Bradley Sutton: Yeah. Okay. Good to know. So, here’s another question then, obviously you provide a service, and it’s not free, maybe you’re involved in charity work and other things, but this is not a charity work, seller trademark. So it takes time to register and the fee reflects that. So, everybody in the Amazon world who is always looking to save money here or there, like, and so a common question I imagine is, wait a minute, I can go to USPTO website and go ahead and apply and get my pending, whatever. Like, why would I use a service like yours? And so, I mean, I think I know the answer to this question, but you can probably explain it better than me.

Anita: Yeah. I mean, the trademark registration process is quite complicated and it involves multiple steps. It’s not the same as registering a domain name. It’s much more involved and it involves multiple steps, especially in the US because the trademark registration process, it’s not just the filing. During the registration process, we may get some pushback from the trademarks office. They may ask some questions. They may even refuse your trademark. If there are similar trademarks or if your trademark is generic, or if it’s descriptive, or sometimes, the trademark may not function as a trademark. So, those are the things that may happen. And sometimes if you file them correctly, you can not fix that. So, some of the mistakes are fatal and cannot be fixed. So if you use a professional, you avoid many mistakes, and you can also, you increase your chances of getting your trademark successfully registered. And also what we noticed, if a trademark is filed with an attorney, they always check more. And they presume that there will be more mistakes. So, filing with an attorney actually increases your chances to successfully register the trademark. And plus many people when they filed, don’t fully realize that it’s important to list the products correctly. They don’t realize that you need to provide corrections for a graph showing use of the trademark. So they may file in the way that will actually jeopardize the chances of successfully registering the trademark. And plus sometimes, you file a trademark and there is a similar trademark. And because you didn’t do a proper trademark search before you didn’t know about this trademark. And then you will end up with an objection and you will end up with a refusal.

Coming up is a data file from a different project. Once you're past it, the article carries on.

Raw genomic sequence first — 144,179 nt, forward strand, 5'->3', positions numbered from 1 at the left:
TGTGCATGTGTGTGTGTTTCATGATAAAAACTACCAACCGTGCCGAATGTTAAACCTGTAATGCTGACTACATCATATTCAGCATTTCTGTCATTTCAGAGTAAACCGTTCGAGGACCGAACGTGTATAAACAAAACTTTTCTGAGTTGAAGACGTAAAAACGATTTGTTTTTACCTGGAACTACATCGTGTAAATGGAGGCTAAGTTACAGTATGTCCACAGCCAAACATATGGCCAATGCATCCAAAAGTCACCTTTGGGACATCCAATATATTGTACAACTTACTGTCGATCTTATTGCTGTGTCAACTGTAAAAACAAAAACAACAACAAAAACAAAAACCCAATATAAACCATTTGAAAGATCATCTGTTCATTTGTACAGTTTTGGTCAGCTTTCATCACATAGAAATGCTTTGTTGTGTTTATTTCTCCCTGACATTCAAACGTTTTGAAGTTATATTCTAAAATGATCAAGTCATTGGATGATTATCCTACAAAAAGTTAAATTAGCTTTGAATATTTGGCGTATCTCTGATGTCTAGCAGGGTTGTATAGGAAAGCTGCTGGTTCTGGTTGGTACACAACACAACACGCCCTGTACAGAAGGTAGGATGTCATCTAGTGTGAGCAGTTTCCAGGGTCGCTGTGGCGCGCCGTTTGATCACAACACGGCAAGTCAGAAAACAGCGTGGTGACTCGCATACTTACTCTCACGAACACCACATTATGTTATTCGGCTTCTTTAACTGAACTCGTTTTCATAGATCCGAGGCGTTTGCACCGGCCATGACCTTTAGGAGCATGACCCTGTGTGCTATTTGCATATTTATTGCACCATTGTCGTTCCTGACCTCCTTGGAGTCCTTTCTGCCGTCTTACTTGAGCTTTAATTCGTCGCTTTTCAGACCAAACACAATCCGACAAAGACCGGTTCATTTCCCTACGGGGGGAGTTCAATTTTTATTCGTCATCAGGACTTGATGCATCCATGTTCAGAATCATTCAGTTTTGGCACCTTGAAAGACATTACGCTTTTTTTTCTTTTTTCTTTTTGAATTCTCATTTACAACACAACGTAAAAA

Anita: For those refusals, well, trademark objections, it’s the same as the refusal. So, when you get the objection, it looks like the trademark is refused. So, we had many clients who came to us and they said, all my trademark has been refused. I don’t know what to do. I need to refile. And they didn’t realize that you can actually argue with the examiner. You can respond to that refusal and you can try and persuade the examiner that the trademark should be registered. So in many cases, when you file a trademark, can you get that refusal, you think that that’s it. I have to refile, or I have to do something else, but you don’t really think that you can actually respond to that refusal. But when you respond to that refusal, it’s not just, oh, examiner, I think you’re wrong. My trademark is different from this trademark. You actually have to provide the proper reasons. You need to do case law research. You need to look at other trademarks that are registered. So, you need to do many things. And obviously you, it’s very difficult to do yourself if you haven’t really studied how to do that.

Bradley Sutton: Interesting. Okay. All right. So what are just so people have an idea about some of the things you mentioned there or about how, especially when you try and do it on your own, it could get flagged, or somebody can do something the wrong way, because it’s not just like, oh, here’s three questions. Let me just click this multiple choice and boom, that’s it. What are some of the things that you have seen people rejected for? Because they really didn’t know what they were doing.